UNDER spending by the Aquino administration resulted in a lower budget deficit in the first quarter, raising fears that the government would miss its economic growth target this year.
The Department of Finance (DOF) disclosed Wednesday that the government’s revenue shortfall in the first three months of the year fell 80.5 percent to P26.197 billion from last year’s P134.2 billion, and was P85.789 billion below the P112 billion ceiling set for the period.
“Strong revenue performance of the two main revenue collecting agencies matched by judicious spending focused mostly on priority programs kept the fiscal deficit in check,” Finance Secretary Cesar Purisima said.
The government raised P323.078 billion in revenues during the first three months of the year, or 22 percent higher than the P265.824 billion generated last year.
The Bureau of Internal Revenue (BIR) collected P199.549 billion, or 14 percent higher than a year ago, while the Bureau of Customs (BOC) raised P62.618 billion.
In March alone, revenue collections reached P107.152 billion, or 10.63 percent more than last year’s P96.860 billion, with the BIR share of P71.562 billion higher by 22.72 percent from a year ago.
Actual disbursements for the first quarter reached P349.275 billion, or P81.982 billion short of program and 12.68 percent lower than a year ago.
In March alone, disbursements stood at P125.283 billion, or 22.05 percent lower than what the government had spent during the same month a year ago.
“The consequential drop in interest expense contributed to the deceleration in total disbursements. Interest payments during the first three months amounted to only P90.7 billion, P10.5 billion lower than program and 16.7 percent lower year-on-year,” Purisima said.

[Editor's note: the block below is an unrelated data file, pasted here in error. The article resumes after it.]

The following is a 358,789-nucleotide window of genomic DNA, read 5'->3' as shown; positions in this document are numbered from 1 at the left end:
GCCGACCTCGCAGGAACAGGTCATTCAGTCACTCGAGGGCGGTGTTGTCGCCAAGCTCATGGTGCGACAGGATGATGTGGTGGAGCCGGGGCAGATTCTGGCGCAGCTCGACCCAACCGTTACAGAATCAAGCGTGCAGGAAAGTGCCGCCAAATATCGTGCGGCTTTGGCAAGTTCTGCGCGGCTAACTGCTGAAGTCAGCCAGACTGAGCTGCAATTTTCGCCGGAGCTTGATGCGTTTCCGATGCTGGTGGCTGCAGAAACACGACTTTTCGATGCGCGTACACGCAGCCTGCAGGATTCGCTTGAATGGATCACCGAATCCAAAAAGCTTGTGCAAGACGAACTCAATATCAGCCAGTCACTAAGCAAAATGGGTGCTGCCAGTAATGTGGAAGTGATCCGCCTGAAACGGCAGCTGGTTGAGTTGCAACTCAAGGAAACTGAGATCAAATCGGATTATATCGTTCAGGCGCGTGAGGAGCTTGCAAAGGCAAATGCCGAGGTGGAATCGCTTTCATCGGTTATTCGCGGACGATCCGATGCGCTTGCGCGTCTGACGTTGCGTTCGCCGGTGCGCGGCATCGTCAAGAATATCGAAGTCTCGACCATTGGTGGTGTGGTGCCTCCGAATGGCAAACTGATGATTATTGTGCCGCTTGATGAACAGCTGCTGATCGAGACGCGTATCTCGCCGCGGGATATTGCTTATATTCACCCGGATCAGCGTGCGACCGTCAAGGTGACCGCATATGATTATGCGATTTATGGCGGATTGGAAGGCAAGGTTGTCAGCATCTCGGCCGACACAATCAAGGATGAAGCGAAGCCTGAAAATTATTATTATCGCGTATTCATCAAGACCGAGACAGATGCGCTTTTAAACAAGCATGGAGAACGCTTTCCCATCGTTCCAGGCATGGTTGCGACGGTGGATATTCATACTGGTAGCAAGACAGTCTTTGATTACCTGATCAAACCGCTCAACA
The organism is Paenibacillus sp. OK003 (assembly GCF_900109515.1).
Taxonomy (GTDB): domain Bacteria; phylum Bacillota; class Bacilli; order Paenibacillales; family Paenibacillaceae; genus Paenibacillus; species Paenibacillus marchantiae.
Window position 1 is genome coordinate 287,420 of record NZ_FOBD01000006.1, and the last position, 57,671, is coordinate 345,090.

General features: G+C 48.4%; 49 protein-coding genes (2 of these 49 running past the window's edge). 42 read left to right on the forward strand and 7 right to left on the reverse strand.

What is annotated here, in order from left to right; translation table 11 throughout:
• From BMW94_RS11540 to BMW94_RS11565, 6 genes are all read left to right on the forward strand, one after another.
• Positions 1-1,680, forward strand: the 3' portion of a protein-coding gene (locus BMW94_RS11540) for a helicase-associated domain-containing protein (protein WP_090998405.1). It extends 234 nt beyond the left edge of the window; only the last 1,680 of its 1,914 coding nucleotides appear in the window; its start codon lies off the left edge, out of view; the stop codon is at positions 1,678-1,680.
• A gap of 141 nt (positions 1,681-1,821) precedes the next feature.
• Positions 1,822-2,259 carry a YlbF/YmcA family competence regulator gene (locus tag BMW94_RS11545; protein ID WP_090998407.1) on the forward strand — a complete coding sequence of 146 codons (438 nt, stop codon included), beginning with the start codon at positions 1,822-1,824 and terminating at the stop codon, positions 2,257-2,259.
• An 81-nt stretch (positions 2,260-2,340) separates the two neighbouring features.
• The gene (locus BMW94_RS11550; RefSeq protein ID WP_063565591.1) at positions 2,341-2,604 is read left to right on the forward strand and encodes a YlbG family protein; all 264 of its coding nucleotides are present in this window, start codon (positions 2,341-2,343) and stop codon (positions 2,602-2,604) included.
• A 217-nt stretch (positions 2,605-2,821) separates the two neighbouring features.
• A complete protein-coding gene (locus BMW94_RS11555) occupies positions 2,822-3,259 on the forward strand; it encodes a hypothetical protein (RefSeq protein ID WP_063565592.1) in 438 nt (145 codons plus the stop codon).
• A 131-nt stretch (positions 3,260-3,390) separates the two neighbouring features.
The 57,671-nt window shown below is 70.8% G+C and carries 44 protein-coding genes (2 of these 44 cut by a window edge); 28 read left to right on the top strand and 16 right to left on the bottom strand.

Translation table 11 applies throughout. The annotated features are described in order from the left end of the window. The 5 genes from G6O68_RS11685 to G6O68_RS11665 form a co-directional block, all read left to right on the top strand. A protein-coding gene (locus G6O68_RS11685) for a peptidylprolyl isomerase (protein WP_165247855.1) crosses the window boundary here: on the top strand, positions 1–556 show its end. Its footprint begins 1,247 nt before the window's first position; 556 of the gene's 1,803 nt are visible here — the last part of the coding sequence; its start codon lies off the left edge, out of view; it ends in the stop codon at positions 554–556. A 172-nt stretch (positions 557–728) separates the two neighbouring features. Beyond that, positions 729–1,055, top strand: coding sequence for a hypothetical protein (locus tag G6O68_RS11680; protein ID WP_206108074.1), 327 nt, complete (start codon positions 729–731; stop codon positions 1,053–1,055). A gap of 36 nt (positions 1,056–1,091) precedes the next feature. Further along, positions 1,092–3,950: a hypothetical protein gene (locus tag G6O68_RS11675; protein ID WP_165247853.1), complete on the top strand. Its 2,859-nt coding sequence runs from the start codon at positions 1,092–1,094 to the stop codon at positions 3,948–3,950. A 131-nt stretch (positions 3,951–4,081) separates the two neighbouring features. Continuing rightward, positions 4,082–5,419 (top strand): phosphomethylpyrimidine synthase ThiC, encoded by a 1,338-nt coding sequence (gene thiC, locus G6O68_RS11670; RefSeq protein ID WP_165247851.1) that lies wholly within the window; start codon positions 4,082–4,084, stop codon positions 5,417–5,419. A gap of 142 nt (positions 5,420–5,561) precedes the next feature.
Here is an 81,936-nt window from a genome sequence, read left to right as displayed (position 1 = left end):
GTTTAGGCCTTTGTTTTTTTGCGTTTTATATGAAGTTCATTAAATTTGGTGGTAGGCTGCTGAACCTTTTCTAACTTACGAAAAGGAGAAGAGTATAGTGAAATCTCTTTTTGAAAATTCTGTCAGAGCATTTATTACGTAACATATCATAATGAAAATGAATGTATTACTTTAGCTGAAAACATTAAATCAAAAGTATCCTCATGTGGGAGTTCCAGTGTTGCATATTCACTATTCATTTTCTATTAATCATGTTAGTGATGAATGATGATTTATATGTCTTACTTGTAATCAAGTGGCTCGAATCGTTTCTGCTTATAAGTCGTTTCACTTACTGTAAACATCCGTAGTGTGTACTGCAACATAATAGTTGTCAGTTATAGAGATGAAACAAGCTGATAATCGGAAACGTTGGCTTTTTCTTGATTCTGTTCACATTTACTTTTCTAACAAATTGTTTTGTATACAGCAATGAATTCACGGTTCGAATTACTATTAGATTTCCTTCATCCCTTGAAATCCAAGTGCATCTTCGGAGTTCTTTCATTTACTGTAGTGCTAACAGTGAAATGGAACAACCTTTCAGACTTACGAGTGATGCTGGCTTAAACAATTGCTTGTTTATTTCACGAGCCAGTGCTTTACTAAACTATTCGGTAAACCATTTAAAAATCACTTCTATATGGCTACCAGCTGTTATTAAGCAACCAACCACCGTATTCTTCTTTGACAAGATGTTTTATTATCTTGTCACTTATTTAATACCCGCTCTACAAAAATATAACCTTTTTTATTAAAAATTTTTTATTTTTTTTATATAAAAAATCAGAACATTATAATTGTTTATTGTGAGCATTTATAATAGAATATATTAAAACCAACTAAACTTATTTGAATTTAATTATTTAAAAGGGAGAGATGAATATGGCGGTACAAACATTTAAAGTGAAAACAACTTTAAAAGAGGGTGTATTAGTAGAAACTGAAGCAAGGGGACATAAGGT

Excluding interest payments, the government recorded a primary surplus of P64.523 billion for the first quarter, a turnaround from the primary deficit of P25.281 billion last year.
Department of Budget and Management (DBM) Secretary Floren¬cio Abad said the release of almost half the P1.645-trillion General Appropriations Act for 2011 would not reflect in the first-quarter fiscal numbers until such time the recipient-agency starts paying cash for the implementation of their respective projects.
He said the stringent review of projecdts to lower budget assumptions hampered the spending momentum of the government.
“You have to make a distinction between us issuing the allotments and actual spending. First, we give the allotment, and then the obligation. Once implemented, starts the payment, which is the disbursement that would impact on the deficit because that’s when you use cash,” Abad said.
Major drag to economic growth
Former Budget Secretary Benjamin Diokno said the government’s under spending would be “a major drag rather than a contributor to economic growth.”
“The Aquino administration has nobody to blame but itself. Congress approved the 2011 national budget promptly and with very little adjustment. The expectation is that the early approval will bring about faster implementation of government projects. It has not happened,” said the University of the Philippines economics professor.
“This reflects a very slow moving bureaucracy if we believe DBM’s press statement that it has already frontloaded the bulk of the 2011 budget. I estimate that more than half of the capital projects have yet to be disbursed. The explanation giver was that project costs are being reviewed. That’s a very poor excuse. The review should have been done and completed during the first six months of the Aquino presidency. The government has a lot of catching up to do. Otherwise it can kiss goodbye to its ‘fighting’ growth target of 7 [percent] to 8 percent,” Diokno said.
WITH REPORT FROM DARWIN G. AMOJELAR